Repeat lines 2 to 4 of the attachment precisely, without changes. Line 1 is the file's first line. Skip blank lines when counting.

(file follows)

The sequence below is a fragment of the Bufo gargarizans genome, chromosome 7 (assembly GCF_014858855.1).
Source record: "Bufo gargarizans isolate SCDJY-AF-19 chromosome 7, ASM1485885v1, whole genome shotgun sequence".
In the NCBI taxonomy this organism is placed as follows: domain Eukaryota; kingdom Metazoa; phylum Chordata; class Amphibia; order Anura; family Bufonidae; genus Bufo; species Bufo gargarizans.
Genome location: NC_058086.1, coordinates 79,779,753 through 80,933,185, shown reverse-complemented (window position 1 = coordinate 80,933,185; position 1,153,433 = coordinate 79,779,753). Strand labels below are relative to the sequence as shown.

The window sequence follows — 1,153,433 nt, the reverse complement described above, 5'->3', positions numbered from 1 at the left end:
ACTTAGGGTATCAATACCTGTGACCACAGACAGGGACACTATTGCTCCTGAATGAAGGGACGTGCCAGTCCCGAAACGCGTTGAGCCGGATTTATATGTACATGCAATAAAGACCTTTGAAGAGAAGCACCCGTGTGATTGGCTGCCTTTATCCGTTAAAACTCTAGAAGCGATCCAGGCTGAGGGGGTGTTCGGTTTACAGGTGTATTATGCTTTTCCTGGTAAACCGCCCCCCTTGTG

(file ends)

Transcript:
Source record: "Bufo gargarizans isolate SCDJY-AF-19 chromosome 7, ASM1485885v1, whole genome shotgun sequence".
In the NCBI taxonomy this organism is placed as follows: domain Eukaryota; kingdom Metazoa; phylum Chordata; class Amphibia; order Anura; family Bufonidae; genus Bufo; species Bufo gargarizans.
Genome location: NC_058086.1, coordinates 79,779,753 through 80,933,185, shown reverse-complemented (window position 1 = coordinate 80,933,185; position 1,153,433 = coordinate 79,779,753). Strand labels below are relative to the sequence as shown.